Back in 2007 a humpback whale photographed close to Texel Island in the Wadden Sea, Netherlands was positively matched to a humpback whale photographed off Toe Head, County Cork, Ireland several months later. Several weeks after frequenting Irish waters, the same individual was re-sighted just 60km south of where it was initially recorded off the Netherlands.
It’s not often that whaling campaigners are left momentarily speechless –we’re too used to dealing with the unimaginable and standing up for the rights of those that have no voice – but events at this week’s Green Week fair in Germany left us open-mouthed and left others, some in high places, with egg on their faces.
Within the European Union it’s strictly against the law to harm a whale or dolphin. This means that it’s highly illegal to go whaling.
However, there appears to be nothing to stop ports and shipping companies making money out of helping to ship whale meat from non-IWC sanctioned hunts, through EU ports and on to Japan.
And that’s what’s happening at this very moment. European ports and shipping companies are funnelling whale meat from port to port and then on to Japan.
Just after Norwegian scientists reported concerns about levels of pollutants in Norwegian farmed salmon, Aftenposten reports that Norway has successfully lobbied the EU to allow farmed salmon to be exported to the EU which have been fed on foodstuffs with a higher levels of toxins than was previously acceptable.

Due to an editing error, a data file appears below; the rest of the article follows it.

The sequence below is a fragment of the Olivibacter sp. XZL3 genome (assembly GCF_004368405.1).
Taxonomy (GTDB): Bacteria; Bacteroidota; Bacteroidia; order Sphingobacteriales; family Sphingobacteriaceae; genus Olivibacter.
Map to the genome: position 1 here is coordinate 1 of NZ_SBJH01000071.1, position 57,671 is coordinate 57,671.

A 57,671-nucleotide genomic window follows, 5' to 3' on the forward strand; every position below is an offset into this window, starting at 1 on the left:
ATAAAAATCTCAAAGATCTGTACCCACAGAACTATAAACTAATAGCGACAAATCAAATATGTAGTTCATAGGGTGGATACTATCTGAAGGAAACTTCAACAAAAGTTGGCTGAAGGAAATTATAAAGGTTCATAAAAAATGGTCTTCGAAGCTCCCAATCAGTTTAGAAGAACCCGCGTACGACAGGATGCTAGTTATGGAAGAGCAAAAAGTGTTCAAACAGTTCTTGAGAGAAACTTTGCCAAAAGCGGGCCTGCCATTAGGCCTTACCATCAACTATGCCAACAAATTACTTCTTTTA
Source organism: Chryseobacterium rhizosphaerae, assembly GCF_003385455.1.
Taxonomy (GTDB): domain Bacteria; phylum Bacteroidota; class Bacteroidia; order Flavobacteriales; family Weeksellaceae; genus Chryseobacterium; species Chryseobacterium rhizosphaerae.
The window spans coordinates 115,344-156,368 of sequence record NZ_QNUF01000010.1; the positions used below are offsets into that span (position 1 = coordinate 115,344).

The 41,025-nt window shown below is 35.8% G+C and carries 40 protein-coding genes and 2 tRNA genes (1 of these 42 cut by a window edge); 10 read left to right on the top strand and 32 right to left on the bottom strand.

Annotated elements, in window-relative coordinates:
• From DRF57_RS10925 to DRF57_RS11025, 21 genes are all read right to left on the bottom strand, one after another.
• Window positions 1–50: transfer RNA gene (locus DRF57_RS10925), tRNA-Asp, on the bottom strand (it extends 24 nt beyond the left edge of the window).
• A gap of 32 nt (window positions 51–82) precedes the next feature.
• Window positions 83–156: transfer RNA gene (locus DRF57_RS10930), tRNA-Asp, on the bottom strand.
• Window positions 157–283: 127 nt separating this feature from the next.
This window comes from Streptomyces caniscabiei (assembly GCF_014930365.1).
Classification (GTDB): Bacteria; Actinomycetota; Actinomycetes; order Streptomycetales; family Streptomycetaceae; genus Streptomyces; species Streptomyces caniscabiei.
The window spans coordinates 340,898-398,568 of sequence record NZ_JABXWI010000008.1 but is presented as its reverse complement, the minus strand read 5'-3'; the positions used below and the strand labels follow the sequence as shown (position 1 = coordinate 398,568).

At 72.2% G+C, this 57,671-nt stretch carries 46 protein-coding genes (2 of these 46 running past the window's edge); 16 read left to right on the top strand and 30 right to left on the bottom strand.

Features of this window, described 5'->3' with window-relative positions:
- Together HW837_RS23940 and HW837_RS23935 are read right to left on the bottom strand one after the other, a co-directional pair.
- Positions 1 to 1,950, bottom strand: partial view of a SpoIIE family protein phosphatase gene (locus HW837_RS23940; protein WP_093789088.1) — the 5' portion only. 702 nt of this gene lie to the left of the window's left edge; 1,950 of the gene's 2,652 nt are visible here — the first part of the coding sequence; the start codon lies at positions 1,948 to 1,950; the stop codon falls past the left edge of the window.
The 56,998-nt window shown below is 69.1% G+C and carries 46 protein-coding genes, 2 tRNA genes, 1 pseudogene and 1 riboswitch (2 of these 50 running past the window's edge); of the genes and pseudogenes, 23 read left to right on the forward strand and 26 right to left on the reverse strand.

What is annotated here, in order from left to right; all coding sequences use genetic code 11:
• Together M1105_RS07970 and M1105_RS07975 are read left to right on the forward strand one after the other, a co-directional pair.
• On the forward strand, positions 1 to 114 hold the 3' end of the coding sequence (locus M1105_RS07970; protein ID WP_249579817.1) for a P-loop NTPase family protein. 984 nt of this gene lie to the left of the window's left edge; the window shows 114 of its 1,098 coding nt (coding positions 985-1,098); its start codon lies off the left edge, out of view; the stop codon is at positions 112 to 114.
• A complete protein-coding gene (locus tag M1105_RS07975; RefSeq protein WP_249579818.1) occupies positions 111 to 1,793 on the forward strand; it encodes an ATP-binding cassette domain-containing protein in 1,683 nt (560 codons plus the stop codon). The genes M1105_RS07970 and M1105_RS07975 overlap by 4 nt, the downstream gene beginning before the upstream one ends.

Andrew Darby reporting in the Sydney Morning Herald that the impacts of whaling from some 30 years ago are still be seen in some populations of whales.
Lofotposten is reporting that as of this week, all 18 Norwegian whaling vessels that are registered to hunt this year are now actively catching whales, and some 180 minkes have been taken to date.
Well, one of my childhood heroes has apparently sold out the whales according to the Norwegian whaling industry.
Despite the best efforts of their Government and some artificial subsidies, it seems that Norway is running out of whalers.
In Iceland whaling is being kept alive by the greed of one family, but in Norway, "Norwegian kids, even those who grow up in the seafaring stronghold of Lofoten, simply don’t want to become whalers anymore."
So recounts National Georgraphics article, 'Viking Whalers'.
It seems that despite claims that its whaling is still acceptable to Norwegians, it seems that the Norwegian public's willingness to purchase and consume whale meat and products is still going the way of whaling all around the world – downwards at a steady rate.
http://www.nrk.no/nyheter/distrikt/nordland/1.10994696 reports that only 17 boats are actually taking up the chance to hunt whales this year, down 10% on last year (20 vessels took up the chance in 2012).
The Norwegian whaling season has begun with hunters heading out to the Barents Sea, but the decline of the whaling industry in Norway is reflected the smaller number of boats taking part in the slaughter this year. Just 17 vessels are reported to have left Norwegian shores, three fewer than last year.
Despite whaling being on the decline in Norway and its fleet shrinking in size, the country has set the same high quota of over 1,000 minke whales for slaughter this year. Around 500 whales were killed in each of the previous two year’s hunts, which end in August.